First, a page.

Destiny changer


The Series A Rapide racer was a machine which changed the history of the Vincent motorcycle company.

Words: James Robinson Photographs: Gary Chapman
Additional photographs:  Mortons Archive

‘Legendary’ is a term that is, frankly, bandied around more than is appropriate or necessary. But this motorcycle is that – it is a machine which created a legend and which fuelled the dreams and fantasies of more than one generation of schoolboys. Admittedly, the first generation of short-trouser wearers would have been during the Second World War, while I may have been the only schoolboy from my generation (or at least one of a few!) fascinated by the legend and story, and the image of Ginger Wood, front wheel aloft, at Donington Park in 1938. For during the Second World War, the picture was used in publicity material, reminding people that as soon as hostilities ceased, they should be looking towards a Vincent-HRD to provide their thrills.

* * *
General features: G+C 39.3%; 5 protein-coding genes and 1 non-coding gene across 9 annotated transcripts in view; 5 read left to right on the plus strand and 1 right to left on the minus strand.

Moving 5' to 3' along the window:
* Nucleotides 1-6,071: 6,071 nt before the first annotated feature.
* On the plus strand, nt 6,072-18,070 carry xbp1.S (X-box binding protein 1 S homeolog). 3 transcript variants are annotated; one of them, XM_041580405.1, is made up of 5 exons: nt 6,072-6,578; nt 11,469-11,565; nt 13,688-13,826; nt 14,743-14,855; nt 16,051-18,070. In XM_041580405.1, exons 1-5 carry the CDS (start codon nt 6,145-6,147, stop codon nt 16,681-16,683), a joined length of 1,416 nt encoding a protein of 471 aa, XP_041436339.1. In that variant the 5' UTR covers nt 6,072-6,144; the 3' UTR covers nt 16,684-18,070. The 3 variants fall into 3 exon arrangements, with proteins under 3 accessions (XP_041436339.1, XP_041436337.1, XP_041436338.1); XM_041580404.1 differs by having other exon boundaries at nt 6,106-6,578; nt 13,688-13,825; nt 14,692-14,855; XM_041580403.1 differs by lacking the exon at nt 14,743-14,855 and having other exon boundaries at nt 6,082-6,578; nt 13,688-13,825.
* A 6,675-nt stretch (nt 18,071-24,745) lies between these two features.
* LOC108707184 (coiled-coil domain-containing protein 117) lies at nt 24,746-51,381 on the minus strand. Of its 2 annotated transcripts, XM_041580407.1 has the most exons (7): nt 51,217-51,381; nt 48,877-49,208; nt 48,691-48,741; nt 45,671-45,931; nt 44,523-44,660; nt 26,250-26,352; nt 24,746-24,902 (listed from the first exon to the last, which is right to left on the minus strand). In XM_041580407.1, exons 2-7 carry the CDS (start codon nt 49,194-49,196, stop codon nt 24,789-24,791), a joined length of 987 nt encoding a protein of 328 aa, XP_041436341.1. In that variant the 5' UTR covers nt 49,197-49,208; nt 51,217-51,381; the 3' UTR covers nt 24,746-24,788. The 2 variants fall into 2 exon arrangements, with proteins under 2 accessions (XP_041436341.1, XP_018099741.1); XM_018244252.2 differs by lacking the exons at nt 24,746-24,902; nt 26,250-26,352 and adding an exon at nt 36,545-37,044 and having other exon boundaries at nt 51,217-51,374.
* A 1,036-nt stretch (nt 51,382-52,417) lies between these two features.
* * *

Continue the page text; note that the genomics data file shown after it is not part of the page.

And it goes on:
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But what had made Phillip Conrad Vincent (PCV) decide to take a Series A V-twin racer to Donington Park on that early August bank holiday? Well, to prove a point, of course. The Series A twin was already establishing a reputation as the fastest motorcycle in the world, and what better way to underline it, than to pitch up at Donington and stick it to the roll call of racing stars on their pukka, purpose-built motorcycles, with a production-based, ohv job. Though perhaps it wasn’t known at the time, it was also, ultimately, that day which changed the destiny of the Vincent motorcycle company.

Writing in 1966, in a series for Motorcycle Sport magazine, Vincent said: “I didn’t realise it at the time, I feel that the postwar Vincent twins were conceived that day.”

So, really, a seismic event in the history of the Vincent company, British motorcycling and world motorcycling.

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